Wednesday, July 23, 2008

the beach

Cold drinks on a hot day ... a pop stand on the Paseo de La Concha does brisk business all afternoon. San Sebastián, Spain. (2008).

Sprawled along a spectacular stretch of coast along the Bay of Biscay, San Sebastián (Donostia, in Basque) is one of the most resplendent holiday destinations on the Atlantic Arc. Considered the must-visit jewel of Basque Country, the city buzzes during summer with its renowned jazz and international film festivals and, with local restaurants having been bestowed with no fewer than thirteen Michelin stars (second only to Paris), San Sebastián is a veritable galaxy of fine dining in, and of, itself.

But the real reason most decide to make the trip to San Sebastián in the first place is the beach ... and the urban sea, sand, and surf here are simply sensational. Have a look at a few snaps.

The vivid colours of the Bahía de La Concha. San Sebastián, Spain. (2008). In the distance, the Monument of the Sacred Heart watches over the city from atop Monte Urgull.

San Sebastián is home to three beaches along the Bay of Biscay. The Playa de La Concha - probably the most famous of the three - also is considered to be one of Europe's finest city beaches. (2008).

Sea and sand: the Playa de Ondarreta. San Sebastián, Spain. (2008). Monte Igeldo rises in the background, towering over the western entrance of the Bahía de La Concha.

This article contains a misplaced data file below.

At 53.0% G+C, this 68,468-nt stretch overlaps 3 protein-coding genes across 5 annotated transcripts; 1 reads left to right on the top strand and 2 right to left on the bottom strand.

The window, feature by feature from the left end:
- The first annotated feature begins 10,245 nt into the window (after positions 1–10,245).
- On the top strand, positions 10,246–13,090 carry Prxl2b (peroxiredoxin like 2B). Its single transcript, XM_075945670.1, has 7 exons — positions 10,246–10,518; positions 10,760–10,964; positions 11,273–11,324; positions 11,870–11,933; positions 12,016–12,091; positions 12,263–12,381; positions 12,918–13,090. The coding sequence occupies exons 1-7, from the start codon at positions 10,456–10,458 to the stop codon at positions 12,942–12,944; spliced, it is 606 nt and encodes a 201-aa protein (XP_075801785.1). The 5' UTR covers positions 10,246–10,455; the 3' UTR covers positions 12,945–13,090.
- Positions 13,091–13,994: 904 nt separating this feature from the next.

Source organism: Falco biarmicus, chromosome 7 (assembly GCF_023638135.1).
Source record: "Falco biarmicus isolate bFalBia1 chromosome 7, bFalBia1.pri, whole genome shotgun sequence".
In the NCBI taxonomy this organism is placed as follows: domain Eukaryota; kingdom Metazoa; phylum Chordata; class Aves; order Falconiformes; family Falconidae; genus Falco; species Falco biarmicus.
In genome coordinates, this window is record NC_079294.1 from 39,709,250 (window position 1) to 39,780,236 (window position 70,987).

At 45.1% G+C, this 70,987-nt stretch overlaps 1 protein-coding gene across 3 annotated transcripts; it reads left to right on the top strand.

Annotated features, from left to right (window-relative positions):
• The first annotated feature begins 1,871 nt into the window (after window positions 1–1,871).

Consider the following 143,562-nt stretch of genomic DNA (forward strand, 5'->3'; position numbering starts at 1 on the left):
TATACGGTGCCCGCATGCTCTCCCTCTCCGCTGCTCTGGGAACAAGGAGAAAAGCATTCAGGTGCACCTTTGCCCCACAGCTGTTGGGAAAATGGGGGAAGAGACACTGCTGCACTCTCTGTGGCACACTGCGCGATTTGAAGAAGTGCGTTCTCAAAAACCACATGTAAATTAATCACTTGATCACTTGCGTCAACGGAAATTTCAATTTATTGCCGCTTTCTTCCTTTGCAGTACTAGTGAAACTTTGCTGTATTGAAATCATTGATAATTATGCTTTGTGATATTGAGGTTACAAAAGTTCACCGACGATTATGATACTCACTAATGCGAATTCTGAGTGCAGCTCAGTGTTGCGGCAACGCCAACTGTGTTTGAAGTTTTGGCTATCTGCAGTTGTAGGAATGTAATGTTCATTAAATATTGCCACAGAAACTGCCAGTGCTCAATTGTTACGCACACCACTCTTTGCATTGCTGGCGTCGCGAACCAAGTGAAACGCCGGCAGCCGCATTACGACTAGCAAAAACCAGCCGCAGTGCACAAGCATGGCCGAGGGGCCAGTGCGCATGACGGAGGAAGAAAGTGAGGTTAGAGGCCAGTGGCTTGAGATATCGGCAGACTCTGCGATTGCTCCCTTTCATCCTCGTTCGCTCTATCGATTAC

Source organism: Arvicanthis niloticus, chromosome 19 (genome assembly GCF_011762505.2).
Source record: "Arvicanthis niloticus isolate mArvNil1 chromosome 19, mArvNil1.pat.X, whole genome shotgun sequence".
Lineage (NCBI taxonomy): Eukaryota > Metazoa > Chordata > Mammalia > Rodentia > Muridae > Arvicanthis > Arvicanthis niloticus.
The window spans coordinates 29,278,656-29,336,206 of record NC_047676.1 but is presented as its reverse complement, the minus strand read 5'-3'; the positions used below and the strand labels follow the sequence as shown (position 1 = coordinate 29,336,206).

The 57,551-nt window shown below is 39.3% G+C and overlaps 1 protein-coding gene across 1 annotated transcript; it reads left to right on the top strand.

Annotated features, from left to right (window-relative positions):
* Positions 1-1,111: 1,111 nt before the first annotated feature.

Looking east along the crescent-shaped Playa de La Concha. San Sebastián, Spain. (2008).

A little beach volleyball at the Playa de Ondarreta. San Sebastián, Spain. (2008).

With a wicked lefthanded break, the waters off the Playa de la Zurriola are for the surfers. San Sebastián, Spain. (2008). Waves were very small on the afternoon I was there, but there were still plenty of surfers in the water.

Surfin' on a summer afternoon. San Sebastián, Spain. (2008).

Crash. San Sebastián, Spain. (2008).

San Sebastián's town hall. (2008).

Promenade along the Paseo de La Concha. San Sebastián, Spain. (2008).

Tuesday, July 22, 2008

lost in translation

No question: the digital photography revolution has made it easier than ever for people to take beautiful pictures. Unlike the film days of old, having only limited knowledge about variables such as shutter speed, aperture and metering is no longer a handicap. Just put your digital camera into auto, frame, and fire away. No fuss ... and great photography every time. What an age we live in!

The pleasant and impeccably preserved Old Town of Tallinn, capital of the Baltic nation of Estonia. (2008).

However, with photography having become so easily accessible to the masses, it begs the question: can photography really be considered an art anymore? I mean, let's face it, anyone can do it. I think this is a good question, though I can't really say it's one I thought much about before my recent trip to Finland.

So, about Finland. Right. One of the lessons I learned at the Castleman School of Travel Writing was to never unfairly pan an entire place because of an isolated incident or two, so I won't do it in detail here. What I will do is share with you one particular nugget from my trip.